The Society for Social Work and Research

2013 Annual Conference

January 16-20, 2013 I Sheraton San Diego Hotel and Marina I San Diego, CA

Linking Heroin Users in China to Drug Treatment and Other Resources in the Community

Thursday, January 17, 2013: 2:30 PM
Executive Center 4 (Sheraton San Diego Hotel & Marina)
* noted as presenting author
Fei Wu, MSW, MA, PhD candidate, University of California, Los Angeles, Los Angeles, CA
Yih-Ing Hser, PhD, Professor, University of California, Los Angeles, Los Angeles, CA
Liming Fu, MSW, Project Coordinator, Shanghai Zi-Qiang Social Work Consortium, Shanghai, China
Background and Purpose:

Injection drug use contributes to approximately 40% of all HIV/AIDS cases in China. The country has traditionally taken a penal approach toward illicit drug users. Convicted drug users are sentenced to prison-like compulsory rehabilitation facilities. However, relapse rates after rehabilitation have been reported as high as 80% to 95%. In response to high rates of HIV/AIDS among injection drug users and the inefficiency of the punitive approach, China has recently adopted a community recovery strategy. This study introduces and investigates the effects of a Recovery Management Intervention (RMI, adapted from the Transitional Case Management Model, which is well tested in the United States with drug offenders) on Chinese drug users released from compulsory rehabilitation in regard to their utilization of community resources and recovery outcomes.


Data were drawn from a larger scale study, which randomly assigned 100 heroin users released from compulsory rehabilitation centers to the community in Shanghai, China into either a Standard Care group (N=50) or a RMI group (N=50). All study procedures, including screening of eligibility for study participation, informed consent, baseline and 3-month follow-up surveys, and the RMI were carried out by trained local social workers from the Shanghai Zi-Qiang Social Services at private rooms in participating Zi-Qiang sites. The following measurements were applied at baseline and 3-month follow-up: 1) participants’ motivation for treatment, such as treatment readiness and desire for help; 2) confidence to stay abstinent, such as self-esteem, self-efficacy, and perceived social support; 3) service utilization, including numbers of services received and objectives completed with social workers and other community agencies; and 4) recovery outcomes, measured by recidivism and employment rates. Structural equation modeling path models were fitted to detect whether RMI contributed to participants’ motivation for treatment, confidence to stay drug abstinent, service utilization, and recovery outcomes. All analyses were done in EQS 6.2.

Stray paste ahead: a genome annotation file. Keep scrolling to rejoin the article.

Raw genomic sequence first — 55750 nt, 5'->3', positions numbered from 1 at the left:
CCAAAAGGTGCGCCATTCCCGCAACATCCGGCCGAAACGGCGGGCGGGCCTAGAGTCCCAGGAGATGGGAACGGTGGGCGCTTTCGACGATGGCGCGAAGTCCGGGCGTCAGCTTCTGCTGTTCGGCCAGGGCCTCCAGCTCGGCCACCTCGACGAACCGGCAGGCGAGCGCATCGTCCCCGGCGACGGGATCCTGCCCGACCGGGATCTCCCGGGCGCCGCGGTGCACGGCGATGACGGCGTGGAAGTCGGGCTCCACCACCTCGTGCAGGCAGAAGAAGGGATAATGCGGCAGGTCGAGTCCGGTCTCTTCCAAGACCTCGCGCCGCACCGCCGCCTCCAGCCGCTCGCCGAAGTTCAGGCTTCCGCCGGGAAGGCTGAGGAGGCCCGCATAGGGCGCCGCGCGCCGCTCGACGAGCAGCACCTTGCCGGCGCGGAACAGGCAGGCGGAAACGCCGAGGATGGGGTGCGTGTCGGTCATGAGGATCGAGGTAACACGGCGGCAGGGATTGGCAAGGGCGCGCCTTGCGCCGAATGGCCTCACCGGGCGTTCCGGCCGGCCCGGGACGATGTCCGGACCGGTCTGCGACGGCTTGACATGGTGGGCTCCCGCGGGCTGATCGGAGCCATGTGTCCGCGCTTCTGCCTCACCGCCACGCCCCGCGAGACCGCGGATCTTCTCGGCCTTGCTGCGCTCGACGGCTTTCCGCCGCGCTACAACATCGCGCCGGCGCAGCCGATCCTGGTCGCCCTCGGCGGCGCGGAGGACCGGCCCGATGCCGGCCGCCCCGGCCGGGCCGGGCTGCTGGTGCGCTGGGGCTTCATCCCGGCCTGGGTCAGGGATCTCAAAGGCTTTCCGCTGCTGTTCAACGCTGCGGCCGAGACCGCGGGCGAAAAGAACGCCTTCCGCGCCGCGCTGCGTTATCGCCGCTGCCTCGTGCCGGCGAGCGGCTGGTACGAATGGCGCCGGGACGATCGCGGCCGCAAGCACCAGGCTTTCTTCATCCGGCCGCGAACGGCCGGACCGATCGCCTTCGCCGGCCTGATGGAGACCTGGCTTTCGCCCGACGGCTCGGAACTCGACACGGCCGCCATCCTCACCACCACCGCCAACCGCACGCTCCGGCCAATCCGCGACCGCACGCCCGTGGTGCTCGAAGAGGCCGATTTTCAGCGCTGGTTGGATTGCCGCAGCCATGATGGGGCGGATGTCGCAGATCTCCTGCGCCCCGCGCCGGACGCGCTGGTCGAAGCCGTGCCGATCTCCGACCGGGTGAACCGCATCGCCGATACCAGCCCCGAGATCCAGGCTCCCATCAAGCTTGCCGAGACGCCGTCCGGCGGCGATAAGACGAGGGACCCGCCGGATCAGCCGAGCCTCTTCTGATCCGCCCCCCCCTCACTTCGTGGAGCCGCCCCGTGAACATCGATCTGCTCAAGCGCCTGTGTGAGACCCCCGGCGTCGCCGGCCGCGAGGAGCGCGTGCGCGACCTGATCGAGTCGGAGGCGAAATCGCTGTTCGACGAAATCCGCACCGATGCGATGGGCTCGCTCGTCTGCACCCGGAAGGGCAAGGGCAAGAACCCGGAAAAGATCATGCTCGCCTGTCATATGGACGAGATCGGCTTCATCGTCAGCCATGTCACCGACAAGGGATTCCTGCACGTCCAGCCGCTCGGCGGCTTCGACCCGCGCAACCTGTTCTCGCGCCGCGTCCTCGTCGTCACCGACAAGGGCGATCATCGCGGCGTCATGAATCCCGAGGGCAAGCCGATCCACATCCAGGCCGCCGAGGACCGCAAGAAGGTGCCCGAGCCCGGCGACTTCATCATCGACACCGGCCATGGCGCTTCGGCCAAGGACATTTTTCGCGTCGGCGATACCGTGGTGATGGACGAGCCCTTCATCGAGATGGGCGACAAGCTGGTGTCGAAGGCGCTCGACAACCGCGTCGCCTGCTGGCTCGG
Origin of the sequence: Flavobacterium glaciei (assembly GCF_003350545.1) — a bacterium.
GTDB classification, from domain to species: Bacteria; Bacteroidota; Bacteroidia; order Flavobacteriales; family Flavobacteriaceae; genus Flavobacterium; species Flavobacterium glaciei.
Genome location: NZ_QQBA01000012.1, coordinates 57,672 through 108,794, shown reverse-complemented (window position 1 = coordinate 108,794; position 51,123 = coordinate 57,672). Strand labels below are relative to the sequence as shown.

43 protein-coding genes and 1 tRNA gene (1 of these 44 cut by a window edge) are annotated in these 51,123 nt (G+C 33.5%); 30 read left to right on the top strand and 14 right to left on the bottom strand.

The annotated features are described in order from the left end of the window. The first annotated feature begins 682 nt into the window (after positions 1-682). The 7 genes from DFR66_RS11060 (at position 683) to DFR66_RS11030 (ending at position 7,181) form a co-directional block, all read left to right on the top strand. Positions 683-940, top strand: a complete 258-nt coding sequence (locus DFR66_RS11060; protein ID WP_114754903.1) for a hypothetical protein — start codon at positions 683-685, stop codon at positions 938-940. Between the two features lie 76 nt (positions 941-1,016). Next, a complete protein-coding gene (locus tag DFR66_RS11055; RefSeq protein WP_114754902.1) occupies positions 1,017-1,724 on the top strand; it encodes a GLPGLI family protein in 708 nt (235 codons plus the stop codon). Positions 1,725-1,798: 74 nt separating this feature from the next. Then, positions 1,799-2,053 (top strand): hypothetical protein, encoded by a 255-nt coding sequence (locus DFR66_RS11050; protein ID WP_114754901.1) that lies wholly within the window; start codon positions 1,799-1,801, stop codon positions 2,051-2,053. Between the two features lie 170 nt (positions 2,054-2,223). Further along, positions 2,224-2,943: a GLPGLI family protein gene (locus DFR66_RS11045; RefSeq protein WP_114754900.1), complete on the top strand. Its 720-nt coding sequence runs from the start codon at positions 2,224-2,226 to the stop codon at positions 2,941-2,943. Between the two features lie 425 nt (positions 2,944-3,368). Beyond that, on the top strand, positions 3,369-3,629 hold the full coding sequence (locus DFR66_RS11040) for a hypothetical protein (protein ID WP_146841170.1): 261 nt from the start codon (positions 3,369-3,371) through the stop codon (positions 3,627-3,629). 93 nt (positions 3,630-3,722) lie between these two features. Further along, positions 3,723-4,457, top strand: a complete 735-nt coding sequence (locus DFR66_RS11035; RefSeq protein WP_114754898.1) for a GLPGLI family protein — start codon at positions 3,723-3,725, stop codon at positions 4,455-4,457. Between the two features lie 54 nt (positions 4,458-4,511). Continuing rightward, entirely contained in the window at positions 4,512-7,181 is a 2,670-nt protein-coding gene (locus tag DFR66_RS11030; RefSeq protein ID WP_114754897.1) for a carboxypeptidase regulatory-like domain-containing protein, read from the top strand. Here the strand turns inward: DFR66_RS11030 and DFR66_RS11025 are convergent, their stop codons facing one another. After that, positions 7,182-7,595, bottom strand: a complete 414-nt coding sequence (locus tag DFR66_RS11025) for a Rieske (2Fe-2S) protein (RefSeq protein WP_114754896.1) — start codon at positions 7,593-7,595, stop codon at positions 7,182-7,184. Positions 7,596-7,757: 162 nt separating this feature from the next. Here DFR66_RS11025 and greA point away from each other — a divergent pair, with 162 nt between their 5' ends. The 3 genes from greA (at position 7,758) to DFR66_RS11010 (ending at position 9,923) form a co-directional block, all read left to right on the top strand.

RMI participants received more assessment and referral services from their social workers and utilized more community resources such as health services, social security, housing assistance, employment training, and methadone maintenance treatment. This difference in service utilization then led to the differences between the two groups in recidivism and employment rates. RMI participants showed significantly lower arrest rate (0 vs. 6%) but higher employment rate (33% vs. 2%) at 3-month compared to their standard care group counterparts. Path analyses concluded that controlling for the effect of site difference between 2 Zi-Qiang branches, RMI indicated a significant positive influence on participants’ service utilization and subsequently their recovery outcomes. Motivation for treatment and confidence to stay abstinent had no effects on service utilization and recovery outcomes.

Conclusions and Implications:

The positive relationship between RMI and participants service utilization and recovery outcomes strongly suggest that RMI is a promising strategy that can assist drug users to reintegrate in the community in China. Further larger scale trial of the RMI is needed in China before it can be extensively applied in China.